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In the garage with Intracranial Butchery

Death metal band thrashes in solitude

Edward Teo

April 19, 2012 | 12:00 a.m. CST

Although the space is tight, Chris Durk, 26, is able to transform a small room into the source of all things dark and brutal. Before a short touring hiatus and a new band lineup, Intracranial Butchery boasted more than 15,000 fans on the music website ReverbNation, the most of any other rock band in Columbia.

The walls of Durk’s home tremble each time a large rush of traffic zooms down Interstate 70. Durk’s practice room has a small, open space in the center of it, surrounded by technology and furniture. An iMac and desk sit at an angle in one corner and a large flat-screen atop a shelving unit in another. The entrance is cramped with an amp to the left and a dresser to the right. With the exception of posters and a calendar, the walls are relatively bare. A multi-colored curtain is hung on one side of a narrow window.

Despite the small space, it’s all Durk needs to practice, write and record tracks for his death metal band.

As the only consistent band member since its creation in 2008, he writes the most brutal guitar riffs and records them in this room. Durk also uses a classic ’91 drum machine, which looks like a bulky old answering machine.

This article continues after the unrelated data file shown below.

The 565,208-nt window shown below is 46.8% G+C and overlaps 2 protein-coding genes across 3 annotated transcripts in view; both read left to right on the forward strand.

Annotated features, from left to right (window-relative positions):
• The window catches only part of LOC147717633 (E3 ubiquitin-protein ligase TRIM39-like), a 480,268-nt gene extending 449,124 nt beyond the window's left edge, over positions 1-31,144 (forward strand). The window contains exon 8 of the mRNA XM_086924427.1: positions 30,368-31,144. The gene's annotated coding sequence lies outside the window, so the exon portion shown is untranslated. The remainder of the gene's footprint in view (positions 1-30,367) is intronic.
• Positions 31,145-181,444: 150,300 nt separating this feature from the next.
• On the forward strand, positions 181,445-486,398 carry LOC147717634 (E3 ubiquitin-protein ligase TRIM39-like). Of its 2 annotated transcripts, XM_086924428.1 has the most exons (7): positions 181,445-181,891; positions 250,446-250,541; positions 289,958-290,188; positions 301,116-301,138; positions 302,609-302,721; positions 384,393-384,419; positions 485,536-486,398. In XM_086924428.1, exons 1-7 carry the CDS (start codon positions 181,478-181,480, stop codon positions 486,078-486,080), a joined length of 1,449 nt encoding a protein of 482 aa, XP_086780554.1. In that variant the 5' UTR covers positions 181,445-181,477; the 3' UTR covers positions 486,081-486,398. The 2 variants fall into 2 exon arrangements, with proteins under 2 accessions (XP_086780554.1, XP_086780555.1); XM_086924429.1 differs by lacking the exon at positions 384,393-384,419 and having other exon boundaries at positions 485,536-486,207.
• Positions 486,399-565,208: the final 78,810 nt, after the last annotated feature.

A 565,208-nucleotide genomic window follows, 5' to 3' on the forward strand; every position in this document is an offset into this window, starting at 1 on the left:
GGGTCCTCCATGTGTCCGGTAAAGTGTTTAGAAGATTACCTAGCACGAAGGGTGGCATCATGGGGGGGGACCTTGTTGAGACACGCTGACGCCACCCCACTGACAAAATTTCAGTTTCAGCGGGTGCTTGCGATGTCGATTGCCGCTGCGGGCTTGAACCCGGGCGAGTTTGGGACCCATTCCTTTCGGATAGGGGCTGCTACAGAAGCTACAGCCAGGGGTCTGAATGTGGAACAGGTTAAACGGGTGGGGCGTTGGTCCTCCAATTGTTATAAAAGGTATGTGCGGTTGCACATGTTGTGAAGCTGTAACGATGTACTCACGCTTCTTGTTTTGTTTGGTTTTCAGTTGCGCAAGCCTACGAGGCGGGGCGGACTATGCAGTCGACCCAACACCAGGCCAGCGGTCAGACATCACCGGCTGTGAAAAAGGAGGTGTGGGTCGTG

He describes his song-writing process as delving into the mind of a child, which is pure and limitless. “I just like to write music for myself, kind of like an artist painting a picture,” he says.

The band performs on a whim, but Durk practices alone by playing along with pre-recorded tracks. Sometimes instead of standing, he’ll play while sitting in a wooden chair, occasionally glancing back and forth from the computer screen to the fret bars on the neck of the guitar.

But when he stands up, his shoulder-length brown hair sways up and down as he headbangs and thrashes to the beat. Stage presence is important to practice as well.

“I just make the music, send the dudes all the stuff, and then they practice on their own,” Durk says about his two bandmates. “We meet up right before the show, and we just play. It’s kind of crazy, but it works out.”

Performing in the midst of musical chaos, Intracranial Butchery’s gory name describes the band’s sound accurately. With low guttural vocals, progressive drum beats and shredding guitar riffs, songs such as “Adipocere Hymn of Decomposition” will make listeners feel like they’re experiencing a mental butchery of sorts.

Produced by Leanne Butkovic

Intracranial Butchery isn't your typical death metal band. Hear from the group's songwriting mastermind, Chris Durk, have a jam session for one and talk about how his band has evolved.

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